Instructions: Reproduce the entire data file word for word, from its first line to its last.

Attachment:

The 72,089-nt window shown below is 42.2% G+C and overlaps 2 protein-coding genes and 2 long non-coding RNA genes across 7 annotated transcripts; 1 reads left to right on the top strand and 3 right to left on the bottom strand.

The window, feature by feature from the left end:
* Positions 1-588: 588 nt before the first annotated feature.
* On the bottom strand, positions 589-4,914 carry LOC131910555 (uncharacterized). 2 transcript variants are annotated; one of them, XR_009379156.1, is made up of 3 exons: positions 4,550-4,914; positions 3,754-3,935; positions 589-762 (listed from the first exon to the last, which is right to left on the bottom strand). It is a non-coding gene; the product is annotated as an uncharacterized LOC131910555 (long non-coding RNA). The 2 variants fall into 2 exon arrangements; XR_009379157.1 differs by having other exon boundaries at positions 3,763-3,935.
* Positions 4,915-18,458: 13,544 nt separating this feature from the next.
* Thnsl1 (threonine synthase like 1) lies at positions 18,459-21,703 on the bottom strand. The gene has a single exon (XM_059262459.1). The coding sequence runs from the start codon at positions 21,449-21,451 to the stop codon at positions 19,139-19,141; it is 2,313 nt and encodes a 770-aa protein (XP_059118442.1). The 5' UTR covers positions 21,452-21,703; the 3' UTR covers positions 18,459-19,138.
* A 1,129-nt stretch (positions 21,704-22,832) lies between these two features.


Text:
The 72,089-nt window shown below is 42.2% G+C and overlaps 2 protein-coding genes and 2 long non-coding RNA genes across 7 annotated transcripts; 1 reads left to right on the top strand and 3 right to left on the bottom strand.

The window, feature by feature from the left end:
* Positions 1-588: 588 nt before the first annotated feature.
* On the bottom strand, positions 589-4,914 carry LOC131910555 (uncharacterized). 2 transcript variants are annotated; one of them, XR_009379156.1, is made up of 3 exons: positions 4,550-4,914; positions 3,754-3,935; positions 589-762 (listed from the first exon to the last, which is right to left on the bottom strand). It is a non-coding gene; the product is annotated as an uncharacterized LOC131910555 (long non-coding RNA). The 2 variants fall into 2 exon arrangements; XR_009379157.1 differs by having other exon boundaries at positions 3,763-3,935.
* Positions 4,915-18,458: 13,544 nt separating this feature from the next.
* Thnsl1 (threonine synthase like 1) lies at positions 18,459-21,703 on the bottom strand. The gene has a single exon (XM_059262459.1). The coding sequence runs from the start codon at positions 21,449-21,451 to the stop codon at positions 19,139-19,141; it is 2,313 nt and encodes a 770-aa protein (XP_059118442.1). The 5' UTR covers positions 21,452-21,703; the 3' UTR covers positions 18,459-19,138.
* A 1,129-nt stretch (positions 21,704-22,832) lies between these two features.